September 2 is the anniversary of the Great Fire of London, 1666. One of the most tragic and iconic single moments in English social history, the Fire blazed 3 days (Sunday to Wednesday) and essentially gutted the ancient, medieval part of the city, which had been built with mostly flammable materials such as wood and thatch. (Despite long prohibitions on them, they continued to be used)
Of an estimated 80,000 residents in the City proper (i.e. the old walls – about 500,000 in the whole city, though), the homes of as many as 70,000 people may have been destroyed. Many people were forced to flee to the countryside, where they spread rumors of Catholic perpetration of the fire. Outside London, few Englishmen saw anything beyond their county, or even town, so the shock was large, and the listeners credulous. Common to the period following was a superstitious belief that some Catholics carried magic “fireballs” with which to execute their plans of incineration.
Importantly, English fears shifted from republican plots of upheaval, left over from the Civil Wars and substantiated in part by several 1660s attempts, to the latent and vehement anti-popery that would fill English politics for the next hundred years. This change is evident when we recall that the wretched wave of the bubonic plague that came in 1665 was often attributed to Providence, for judgment on the nation’s regicide. The Providential explanation was minimal in 1666, though, and Jesuits were quickly the culprits. Most immediately, this shift allowed England to “forget” the Interregnum and the crimes of Cromwell, continuing the practice of Opposition while de-linking it from the theories of the Levellers and Fifth Monarchy Men, and the instability that followed (1641-1660).
The fervent anti-Catholicism of the masses was stoked and re-stoked ‘til it exploded in 1678, when a man named Titus Oates unveiled a supposed conspiracy to kill the king and thereby change the country’s religion. Though an elaborate hoax, the kingdom and especially the City convulsed in an anti-popery furor. Without the fear of being labeled a disorderly republican, the Earl of Shaftesbury was able to create an organized, self-sustaining opposition (the Whigs) based on anti-Catholicism. His efforts to exclude the King’s brother and Catholic successor, James, from the throne failed, but were the basis for the Glorious Revolution a decade later.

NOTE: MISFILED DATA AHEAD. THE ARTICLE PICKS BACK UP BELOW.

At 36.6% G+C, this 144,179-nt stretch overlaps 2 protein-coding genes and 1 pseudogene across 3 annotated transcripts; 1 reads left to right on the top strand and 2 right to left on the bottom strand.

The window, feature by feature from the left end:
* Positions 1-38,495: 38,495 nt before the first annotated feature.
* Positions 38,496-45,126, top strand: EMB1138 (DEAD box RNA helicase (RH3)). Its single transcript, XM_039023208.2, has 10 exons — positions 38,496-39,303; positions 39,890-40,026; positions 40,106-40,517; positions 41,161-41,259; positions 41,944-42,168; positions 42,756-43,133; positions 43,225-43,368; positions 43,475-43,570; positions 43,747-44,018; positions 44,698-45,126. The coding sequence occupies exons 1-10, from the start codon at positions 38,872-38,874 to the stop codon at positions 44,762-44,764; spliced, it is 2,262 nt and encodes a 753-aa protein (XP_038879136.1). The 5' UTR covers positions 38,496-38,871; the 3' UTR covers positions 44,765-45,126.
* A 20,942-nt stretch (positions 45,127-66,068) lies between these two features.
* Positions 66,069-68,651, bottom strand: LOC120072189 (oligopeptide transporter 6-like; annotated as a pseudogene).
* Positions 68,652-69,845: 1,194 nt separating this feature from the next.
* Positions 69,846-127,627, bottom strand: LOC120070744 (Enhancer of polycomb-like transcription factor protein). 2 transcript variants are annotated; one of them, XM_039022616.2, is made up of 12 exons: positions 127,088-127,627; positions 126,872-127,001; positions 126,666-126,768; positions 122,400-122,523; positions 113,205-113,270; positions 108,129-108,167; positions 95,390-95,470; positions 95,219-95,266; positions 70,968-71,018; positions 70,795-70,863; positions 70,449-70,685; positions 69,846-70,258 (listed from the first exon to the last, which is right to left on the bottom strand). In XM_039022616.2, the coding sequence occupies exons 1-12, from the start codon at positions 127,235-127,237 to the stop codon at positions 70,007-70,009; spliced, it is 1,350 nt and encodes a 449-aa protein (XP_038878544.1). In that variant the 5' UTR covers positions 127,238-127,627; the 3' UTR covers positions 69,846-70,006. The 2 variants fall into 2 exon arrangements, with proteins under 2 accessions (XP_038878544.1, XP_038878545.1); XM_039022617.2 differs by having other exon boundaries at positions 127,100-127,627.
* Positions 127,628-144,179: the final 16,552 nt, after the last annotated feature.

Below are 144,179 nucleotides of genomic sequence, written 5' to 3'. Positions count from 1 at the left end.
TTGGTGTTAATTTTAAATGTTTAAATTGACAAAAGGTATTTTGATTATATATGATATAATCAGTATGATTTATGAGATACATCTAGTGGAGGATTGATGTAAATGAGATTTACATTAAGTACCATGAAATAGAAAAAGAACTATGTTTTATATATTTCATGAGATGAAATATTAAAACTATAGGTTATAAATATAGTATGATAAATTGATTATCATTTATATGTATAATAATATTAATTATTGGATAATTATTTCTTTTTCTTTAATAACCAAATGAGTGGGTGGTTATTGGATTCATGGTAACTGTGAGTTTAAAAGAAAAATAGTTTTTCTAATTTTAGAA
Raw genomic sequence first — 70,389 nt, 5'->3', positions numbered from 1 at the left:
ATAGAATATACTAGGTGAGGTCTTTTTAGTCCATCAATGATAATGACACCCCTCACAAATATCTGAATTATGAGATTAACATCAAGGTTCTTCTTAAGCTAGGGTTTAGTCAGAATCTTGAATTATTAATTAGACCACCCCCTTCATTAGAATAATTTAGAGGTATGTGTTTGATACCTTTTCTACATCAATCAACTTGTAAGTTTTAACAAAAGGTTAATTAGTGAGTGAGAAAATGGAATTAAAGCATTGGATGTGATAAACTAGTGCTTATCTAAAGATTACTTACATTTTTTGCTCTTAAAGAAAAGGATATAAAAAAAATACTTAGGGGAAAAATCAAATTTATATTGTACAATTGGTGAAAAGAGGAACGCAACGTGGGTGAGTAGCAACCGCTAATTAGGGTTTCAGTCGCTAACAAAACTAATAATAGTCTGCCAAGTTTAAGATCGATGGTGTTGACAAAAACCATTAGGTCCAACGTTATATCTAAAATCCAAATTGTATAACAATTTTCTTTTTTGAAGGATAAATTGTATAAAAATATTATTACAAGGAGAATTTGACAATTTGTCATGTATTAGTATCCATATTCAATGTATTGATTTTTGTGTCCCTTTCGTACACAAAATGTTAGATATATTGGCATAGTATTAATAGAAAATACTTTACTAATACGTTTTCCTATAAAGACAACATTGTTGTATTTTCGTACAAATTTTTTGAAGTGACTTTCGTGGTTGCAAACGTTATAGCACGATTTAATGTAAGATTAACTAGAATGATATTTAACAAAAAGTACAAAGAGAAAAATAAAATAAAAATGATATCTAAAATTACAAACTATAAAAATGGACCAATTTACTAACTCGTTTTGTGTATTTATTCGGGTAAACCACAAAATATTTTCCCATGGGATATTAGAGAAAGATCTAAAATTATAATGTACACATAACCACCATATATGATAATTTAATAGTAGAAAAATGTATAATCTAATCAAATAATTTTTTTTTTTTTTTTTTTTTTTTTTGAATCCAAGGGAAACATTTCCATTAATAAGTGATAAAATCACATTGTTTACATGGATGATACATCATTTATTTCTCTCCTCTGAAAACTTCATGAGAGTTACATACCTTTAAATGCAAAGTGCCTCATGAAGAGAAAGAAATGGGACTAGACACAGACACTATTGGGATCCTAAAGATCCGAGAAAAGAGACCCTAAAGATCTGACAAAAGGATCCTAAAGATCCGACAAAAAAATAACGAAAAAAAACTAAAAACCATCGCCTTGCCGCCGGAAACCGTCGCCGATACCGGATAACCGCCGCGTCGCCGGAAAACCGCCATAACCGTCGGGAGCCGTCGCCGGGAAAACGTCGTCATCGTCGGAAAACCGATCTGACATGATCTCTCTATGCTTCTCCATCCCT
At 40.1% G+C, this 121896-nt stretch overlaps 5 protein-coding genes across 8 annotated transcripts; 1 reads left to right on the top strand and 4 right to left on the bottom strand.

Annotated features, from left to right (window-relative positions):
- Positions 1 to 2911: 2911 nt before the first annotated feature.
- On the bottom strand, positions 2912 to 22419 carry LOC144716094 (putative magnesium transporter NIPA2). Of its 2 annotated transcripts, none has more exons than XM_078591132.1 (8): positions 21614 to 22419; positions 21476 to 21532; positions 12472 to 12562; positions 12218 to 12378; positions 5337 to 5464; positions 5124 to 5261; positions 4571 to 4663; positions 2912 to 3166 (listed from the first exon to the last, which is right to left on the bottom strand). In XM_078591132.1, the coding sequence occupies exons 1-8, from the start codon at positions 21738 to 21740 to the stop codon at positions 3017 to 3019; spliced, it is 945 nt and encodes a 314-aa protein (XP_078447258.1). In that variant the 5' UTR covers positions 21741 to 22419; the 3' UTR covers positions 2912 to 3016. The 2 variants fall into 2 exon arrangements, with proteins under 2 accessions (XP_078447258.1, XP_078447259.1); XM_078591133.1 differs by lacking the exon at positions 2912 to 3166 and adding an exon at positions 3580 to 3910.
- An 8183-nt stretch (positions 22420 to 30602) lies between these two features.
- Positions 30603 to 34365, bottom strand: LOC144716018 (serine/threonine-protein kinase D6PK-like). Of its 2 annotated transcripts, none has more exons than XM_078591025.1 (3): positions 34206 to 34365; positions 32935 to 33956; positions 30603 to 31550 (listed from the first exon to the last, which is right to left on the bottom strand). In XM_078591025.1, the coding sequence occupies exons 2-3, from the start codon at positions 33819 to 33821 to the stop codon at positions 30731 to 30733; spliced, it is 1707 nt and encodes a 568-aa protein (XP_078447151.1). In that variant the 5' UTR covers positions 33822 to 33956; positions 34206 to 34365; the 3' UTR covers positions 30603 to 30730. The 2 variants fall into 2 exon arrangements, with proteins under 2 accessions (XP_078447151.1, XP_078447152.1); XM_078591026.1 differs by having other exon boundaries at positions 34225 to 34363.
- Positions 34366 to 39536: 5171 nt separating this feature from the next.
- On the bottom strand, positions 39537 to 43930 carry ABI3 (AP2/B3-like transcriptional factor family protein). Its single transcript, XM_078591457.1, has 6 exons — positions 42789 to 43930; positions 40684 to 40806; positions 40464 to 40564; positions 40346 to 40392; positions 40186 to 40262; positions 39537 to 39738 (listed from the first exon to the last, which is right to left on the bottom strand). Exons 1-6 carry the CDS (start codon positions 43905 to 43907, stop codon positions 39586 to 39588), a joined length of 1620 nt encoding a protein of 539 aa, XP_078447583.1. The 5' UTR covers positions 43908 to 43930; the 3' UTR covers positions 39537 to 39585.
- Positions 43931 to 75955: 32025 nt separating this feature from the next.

As a Humane Pursuits post, a lesson befits this history: the development of ideas is rarely so linear as to look easy or evade the influence of non-intellectual events (like the 1666 fire), but on the other hand, minds are substantially formed and informed by real ideas once they are out there. So it’s not a pure development – e.g. one specific theory of liberalism does not “necessarily” lead to another specific one. Also, ideas aren’t just material conditions expressing themselves in the ideas of the ruling class – e.g. a theory of Catholic plotting had to be articulated before it could take hold, and then the paradigm became difficult to shake; Whig theory in fact became based on it. Rather, theory works out as an intricate interplay of residual ideas reinterpreted and misinterpreted, of old practices being justified with new logic, of undefended activity becoming newly articulated. The past lives on, but it’s rarely the same past it once was.
Bryan Wandel works in government finance and has studied history, accounting, and religion. He is a member of the editorial board at Humane Pursuits. Bryan’s writing has appeared at Comment Magazine, First Things, and elsewhere.